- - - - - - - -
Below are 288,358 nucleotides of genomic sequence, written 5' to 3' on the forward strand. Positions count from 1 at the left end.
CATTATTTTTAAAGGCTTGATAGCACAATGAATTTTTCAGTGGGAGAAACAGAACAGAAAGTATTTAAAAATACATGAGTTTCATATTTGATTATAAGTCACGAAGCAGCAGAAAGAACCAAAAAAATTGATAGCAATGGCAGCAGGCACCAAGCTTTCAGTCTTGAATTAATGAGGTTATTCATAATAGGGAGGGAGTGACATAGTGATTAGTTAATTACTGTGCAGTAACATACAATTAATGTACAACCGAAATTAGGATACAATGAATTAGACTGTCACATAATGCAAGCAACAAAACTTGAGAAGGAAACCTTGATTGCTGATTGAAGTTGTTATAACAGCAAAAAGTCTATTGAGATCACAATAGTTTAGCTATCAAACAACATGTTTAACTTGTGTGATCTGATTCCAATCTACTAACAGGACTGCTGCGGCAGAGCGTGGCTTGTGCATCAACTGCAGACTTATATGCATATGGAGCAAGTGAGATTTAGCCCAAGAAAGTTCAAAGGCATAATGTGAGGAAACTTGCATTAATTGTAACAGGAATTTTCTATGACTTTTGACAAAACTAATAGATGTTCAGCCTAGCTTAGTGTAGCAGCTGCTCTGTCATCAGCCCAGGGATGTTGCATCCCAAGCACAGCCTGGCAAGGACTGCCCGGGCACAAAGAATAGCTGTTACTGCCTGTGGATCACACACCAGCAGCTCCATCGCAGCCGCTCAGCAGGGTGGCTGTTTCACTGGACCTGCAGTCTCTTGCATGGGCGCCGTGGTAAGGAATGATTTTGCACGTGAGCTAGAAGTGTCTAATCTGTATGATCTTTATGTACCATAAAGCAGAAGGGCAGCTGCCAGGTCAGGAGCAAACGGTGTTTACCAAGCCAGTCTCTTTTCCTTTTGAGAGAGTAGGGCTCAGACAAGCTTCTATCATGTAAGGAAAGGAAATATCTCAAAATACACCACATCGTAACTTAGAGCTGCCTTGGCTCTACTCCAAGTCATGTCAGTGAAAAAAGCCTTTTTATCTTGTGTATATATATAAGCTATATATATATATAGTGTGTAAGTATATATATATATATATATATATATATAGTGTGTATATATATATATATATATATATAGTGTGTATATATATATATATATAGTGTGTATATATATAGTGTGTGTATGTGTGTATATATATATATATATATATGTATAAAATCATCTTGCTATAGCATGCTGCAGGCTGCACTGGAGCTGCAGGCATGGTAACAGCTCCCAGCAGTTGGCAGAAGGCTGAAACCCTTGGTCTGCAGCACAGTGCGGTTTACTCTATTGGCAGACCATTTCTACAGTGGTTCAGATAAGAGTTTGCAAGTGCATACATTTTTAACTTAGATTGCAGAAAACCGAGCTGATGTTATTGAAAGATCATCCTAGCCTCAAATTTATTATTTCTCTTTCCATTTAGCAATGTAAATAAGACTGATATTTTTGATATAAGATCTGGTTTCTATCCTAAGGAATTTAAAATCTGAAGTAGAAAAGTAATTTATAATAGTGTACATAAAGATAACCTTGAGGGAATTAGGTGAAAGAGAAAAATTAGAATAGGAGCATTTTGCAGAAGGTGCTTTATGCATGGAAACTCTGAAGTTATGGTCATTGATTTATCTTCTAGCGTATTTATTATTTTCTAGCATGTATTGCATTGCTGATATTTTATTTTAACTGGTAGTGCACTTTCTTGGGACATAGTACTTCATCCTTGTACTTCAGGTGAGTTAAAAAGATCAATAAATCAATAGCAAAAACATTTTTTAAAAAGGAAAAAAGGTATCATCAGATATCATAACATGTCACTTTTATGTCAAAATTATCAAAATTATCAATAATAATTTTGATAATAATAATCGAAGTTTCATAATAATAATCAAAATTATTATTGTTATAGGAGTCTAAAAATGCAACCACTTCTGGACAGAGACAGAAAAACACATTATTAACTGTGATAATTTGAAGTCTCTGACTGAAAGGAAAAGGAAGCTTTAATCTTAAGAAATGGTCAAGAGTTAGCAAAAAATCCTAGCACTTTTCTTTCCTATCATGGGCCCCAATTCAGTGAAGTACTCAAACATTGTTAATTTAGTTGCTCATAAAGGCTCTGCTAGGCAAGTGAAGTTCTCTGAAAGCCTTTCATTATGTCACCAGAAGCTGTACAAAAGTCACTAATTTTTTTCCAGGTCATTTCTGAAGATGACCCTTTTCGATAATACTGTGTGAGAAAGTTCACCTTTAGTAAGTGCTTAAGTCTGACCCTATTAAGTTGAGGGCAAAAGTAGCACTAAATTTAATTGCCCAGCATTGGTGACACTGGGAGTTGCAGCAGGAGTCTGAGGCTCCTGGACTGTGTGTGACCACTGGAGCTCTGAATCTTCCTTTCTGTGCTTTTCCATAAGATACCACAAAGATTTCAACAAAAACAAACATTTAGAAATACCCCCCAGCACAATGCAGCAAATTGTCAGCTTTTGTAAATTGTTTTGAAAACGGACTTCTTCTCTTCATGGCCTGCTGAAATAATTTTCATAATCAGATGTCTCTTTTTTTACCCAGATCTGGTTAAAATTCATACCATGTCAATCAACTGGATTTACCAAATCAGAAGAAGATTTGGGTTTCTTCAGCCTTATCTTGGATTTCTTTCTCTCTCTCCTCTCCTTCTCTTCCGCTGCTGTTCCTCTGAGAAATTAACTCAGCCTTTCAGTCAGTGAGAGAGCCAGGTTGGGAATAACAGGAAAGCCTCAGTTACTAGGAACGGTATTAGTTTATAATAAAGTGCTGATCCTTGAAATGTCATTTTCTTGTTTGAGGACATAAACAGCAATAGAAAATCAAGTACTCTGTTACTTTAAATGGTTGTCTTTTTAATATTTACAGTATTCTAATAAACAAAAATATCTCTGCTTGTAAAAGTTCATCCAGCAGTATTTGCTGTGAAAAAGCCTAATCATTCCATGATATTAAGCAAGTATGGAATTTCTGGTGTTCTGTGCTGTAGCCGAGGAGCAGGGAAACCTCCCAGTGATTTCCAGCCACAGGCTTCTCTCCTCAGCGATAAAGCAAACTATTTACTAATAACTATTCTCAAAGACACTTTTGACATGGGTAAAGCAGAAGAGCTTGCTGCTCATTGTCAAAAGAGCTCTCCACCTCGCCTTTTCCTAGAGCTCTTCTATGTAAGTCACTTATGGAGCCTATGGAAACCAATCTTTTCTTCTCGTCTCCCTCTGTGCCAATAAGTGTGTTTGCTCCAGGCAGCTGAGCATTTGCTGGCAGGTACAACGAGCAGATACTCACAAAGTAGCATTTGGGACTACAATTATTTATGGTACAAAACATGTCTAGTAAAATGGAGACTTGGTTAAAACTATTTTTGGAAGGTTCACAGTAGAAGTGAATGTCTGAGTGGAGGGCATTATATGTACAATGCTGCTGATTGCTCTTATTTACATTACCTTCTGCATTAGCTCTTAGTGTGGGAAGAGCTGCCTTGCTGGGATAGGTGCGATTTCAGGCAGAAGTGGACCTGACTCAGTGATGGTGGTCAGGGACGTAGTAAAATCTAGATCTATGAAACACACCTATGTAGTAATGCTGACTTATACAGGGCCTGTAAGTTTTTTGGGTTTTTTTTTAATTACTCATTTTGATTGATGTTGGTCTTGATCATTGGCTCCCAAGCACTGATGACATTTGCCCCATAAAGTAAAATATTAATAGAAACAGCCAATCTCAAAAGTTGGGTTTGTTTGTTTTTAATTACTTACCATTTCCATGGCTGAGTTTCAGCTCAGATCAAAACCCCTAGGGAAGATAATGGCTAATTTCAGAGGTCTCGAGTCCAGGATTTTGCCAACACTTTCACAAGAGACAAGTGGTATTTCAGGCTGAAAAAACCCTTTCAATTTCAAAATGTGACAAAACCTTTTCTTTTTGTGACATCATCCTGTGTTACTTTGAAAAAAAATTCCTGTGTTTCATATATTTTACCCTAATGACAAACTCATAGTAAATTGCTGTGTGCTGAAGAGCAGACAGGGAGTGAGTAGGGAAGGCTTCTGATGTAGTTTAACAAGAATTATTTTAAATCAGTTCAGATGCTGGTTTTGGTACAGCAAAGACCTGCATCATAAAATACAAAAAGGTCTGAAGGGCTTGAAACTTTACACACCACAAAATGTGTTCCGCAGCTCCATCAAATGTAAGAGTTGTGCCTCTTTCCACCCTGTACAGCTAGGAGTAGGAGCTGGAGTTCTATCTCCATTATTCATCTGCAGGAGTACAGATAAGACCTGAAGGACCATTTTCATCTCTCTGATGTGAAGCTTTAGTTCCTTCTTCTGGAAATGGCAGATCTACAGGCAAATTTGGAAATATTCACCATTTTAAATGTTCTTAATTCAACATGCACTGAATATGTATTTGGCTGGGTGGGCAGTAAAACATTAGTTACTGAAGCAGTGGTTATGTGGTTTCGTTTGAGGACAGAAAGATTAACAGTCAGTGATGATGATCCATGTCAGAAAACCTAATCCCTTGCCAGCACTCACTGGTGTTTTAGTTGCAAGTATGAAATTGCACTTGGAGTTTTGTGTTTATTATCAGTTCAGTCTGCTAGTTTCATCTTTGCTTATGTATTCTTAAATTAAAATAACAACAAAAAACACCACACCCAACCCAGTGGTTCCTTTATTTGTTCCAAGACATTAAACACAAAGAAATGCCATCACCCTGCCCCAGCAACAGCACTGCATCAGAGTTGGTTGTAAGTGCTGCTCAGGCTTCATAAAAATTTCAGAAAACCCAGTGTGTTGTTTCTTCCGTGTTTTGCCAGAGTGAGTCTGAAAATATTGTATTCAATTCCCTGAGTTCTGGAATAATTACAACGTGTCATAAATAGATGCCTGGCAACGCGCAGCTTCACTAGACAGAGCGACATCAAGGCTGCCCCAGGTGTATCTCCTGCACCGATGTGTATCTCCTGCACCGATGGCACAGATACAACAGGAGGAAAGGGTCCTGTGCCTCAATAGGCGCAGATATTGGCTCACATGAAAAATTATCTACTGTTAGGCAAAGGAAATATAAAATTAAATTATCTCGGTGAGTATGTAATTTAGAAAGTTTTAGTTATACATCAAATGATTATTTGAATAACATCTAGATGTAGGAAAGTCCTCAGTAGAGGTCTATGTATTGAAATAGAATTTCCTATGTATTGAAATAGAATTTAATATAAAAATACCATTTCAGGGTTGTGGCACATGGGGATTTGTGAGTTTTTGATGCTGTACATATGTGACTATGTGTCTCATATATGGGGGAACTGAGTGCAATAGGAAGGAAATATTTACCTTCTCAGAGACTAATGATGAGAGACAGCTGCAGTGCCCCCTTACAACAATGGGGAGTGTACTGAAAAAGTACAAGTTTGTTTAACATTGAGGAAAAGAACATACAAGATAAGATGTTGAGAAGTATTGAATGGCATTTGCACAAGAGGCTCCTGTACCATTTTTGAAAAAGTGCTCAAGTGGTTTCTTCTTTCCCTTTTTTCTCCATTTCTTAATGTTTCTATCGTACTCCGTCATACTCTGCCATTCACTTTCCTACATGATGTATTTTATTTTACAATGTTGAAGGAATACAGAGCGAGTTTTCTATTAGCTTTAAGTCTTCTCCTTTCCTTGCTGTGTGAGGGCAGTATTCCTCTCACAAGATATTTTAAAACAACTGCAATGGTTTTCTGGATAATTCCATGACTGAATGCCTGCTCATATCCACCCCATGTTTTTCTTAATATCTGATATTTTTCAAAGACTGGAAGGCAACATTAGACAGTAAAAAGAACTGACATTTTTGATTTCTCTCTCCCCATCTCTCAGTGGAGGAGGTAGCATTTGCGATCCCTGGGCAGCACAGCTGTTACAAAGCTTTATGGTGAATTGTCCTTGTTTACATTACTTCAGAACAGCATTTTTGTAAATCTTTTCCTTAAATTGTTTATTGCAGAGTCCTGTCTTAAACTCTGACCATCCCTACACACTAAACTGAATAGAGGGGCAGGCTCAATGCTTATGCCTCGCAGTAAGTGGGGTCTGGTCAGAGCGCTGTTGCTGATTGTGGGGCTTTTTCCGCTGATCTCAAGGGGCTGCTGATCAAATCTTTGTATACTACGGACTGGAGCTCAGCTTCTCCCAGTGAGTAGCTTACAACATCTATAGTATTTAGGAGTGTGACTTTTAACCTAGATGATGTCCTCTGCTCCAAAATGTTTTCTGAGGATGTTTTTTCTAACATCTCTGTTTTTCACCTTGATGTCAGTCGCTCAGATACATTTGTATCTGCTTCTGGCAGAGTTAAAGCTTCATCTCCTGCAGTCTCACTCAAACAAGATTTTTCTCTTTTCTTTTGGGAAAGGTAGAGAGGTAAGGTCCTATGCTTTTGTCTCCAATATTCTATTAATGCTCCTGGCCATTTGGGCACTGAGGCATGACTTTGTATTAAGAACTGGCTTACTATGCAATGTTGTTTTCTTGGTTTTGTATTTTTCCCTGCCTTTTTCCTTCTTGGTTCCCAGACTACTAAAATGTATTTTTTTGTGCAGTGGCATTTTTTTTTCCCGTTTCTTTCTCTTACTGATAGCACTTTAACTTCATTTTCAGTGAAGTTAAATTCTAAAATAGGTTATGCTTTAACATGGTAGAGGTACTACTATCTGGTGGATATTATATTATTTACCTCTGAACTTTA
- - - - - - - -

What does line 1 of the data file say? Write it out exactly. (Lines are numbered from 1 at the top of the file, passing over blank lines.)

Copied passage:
Below are 288,358 nucleotides of genomic sequence, written 5' to 3' on the forward strand. Positions count from 1 at the left end.